Critics had given Liverpool a ghost of a chance of getting to the final and perhaps it was quite apt that Garcia’s winner was dubbed the ghost goal.  There was however still a major turning point as flights were booked to Istanbul and the clock slowly ticked down to the 25th May.   Istanbul was to be a finale worthy of a blockbuster movie.


‘You are the hero!’ Fighting fantasy


‘You are an adventurer in a world of monsters and magic, living by quickness of wit and skill of sword.’

Reading those words for the first time as a young child sent a tingle of excitement that you were entering a world where you decided what happened.  It seemed something new and unique, that you didn’t follow the narrative but decided what action the hero took.  Also who didn’t want to be in a world of cut throats, goblins, wizards, and monsters?

All that was needed were two dice (easy to get from your board games) a pencil, and a bit of paper to mark your skills, stamina, luck, and all the other notes that you needed.  Sometimes you were given the opportunity of choosing say a potion or a particular skill.

It sounds a relatively simple game and after all it was meant to be an introduction to the fun of dungeon and dragons but the stories were gripping and enthralling.  They were also a challenge that showed no sentiment or allowed the reader an easy ride to a happy ending.  There were choices and sometimes picking the wrong path or item could result in a grisly end.

Like many others I did intend to play properly but after a few frustrated deaths that dice roll of one again for skill would mean that was a ‘test roll,’ mainly until it was a five or preferably a six.  Then there was the opening of a door and ‘a wizard robs you of two skill points and all your money.’  A little cough would follow and ‘I wasn’t going to go into that room anyway,’ with you choosing the other option.  That was part of the charm but even then  a dice roll or wrong choice could see your adventure coming to an abrupt end.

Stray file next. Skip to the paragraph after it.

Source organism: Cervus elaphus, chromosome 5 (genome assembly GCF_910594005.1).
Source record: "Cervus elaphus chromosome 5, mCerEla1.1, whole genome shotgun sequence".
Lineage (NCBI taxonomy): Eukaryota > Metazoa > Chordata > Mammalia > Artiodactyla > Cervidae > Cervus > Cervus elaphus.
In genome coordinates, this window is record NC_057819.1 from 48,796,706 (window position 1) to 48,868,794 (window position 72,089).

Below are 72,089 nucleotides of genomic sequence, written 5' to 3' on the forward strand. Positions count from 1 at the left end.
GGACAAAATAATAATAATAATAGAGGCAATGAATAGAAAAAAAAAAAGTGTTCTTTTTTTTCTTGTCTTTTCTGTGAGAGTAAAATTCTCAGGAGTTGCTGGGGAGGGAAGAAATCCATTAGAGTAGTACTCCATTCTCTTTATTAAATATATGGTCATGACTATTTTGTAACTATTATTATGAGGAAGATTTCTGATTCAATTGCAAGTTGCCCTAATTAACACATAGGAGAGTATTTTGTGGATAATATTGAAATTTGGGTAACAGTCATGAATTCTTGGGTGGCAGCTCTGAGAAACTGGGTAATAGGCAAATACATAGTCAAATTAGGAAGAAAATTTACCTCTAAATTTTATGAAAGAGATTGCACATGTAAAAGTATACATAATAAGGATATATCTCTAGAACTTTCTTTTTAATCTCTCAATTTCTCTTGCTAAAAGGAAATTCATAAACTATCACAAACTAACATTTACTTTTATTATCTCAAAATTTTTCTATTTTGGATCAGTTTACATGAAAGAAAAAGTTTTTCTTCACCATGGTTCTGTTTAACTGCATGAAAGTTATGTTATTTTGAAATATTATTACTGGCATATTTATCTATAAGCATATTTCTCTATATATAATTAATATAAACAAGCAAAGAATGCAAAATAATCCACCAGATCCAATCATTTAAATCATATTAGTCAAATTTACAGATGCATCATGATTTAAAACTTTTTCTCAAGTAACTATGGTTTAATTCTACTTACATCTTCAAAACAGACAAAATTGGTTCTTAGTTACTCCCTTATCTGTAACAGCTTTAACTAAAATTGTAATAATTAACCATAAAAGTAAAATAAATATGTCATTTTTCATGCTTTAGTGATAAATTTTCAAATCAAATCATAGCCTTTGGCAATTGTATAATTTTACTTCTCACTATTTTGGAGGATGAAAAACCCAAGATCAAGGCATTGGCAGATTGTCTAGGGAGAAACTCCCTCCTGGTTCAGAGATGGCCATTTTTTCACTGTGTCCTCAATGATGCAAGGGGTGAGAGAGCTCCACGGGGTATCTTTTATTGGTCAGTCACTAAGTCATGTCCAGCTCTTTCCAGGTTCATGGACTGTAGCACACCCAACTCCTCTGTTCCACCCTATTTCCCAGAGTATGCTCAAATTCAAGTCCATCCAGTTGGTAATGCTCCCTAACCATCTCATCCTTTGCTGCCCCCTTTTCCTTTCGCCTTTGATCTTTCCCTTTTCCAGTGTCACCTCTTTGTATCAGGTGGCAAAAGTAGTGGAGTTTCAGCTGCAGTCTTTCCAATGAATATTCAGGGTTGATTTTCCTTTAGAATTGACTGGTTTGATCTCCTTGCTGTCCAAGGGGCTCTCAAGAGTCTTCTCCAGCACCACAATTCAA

The covers and the illustrations were pretty cool as well but it was that excitement that you decided the fate of the hero.  It helped that the books were well written and painted a colourful picture.  Instantly you were sent down a helter skelter of a slide to another world where the characters and even the smells seemed real.

More than anything it was the words and the language that was used.  It was ‘you see an old tavern with the words The old Toad.’  It’s quite subtle in some respects but rather than saying ‘John goes to…’ it’s you…  Already you are involved as every action is described as though it is you walking through the town or even paying an innkeeper.

Once you took on the mission and turned that page over you were instantly plunged into a dilemma as though it was real-time.   Was it safe to go down that dodgy lane or play safe by going the long way across the field?  Should you help that man lying on the floor or open the door with loud noises inside the room?

It wasn’t as straight forward as you think and that was the beauty of the books.  Once you made that decision there was no going back, (unless you cheated of course but there was still that buzz of debating what you should do next).  Even doing the perceived right thing of helping someone could see you get into a fight or have a skill, stamina, or a luck point deducted.

Incidentally testing your luck was literally a dicey thing.  After being prompted I felt quite smug in the knowledge that I had ten points and felt that the odds were more than in my favour.  Casually I threw the dices and to my horror threw a double six.  There was an even sickening feeling as I turned to the relevant page as my character met a grisly death.

The books were also a puzzle were you had to follow a particular route to win.  It could also be harsh in books such as ‘Warlock of Firetop mountain.’   After completing dangerous tasks and fearsome foes such as the final and hardest villain you are asked ‘did you take that key?’  a few chapters back.  Feeling slightly puzzled as I didn’t take the key I turned as instructed to the no page only to find out that I had failed in my mission as I couldn’t open the chest.  Instead I spent the rest of my days apparently sobbing over the elusive treasure.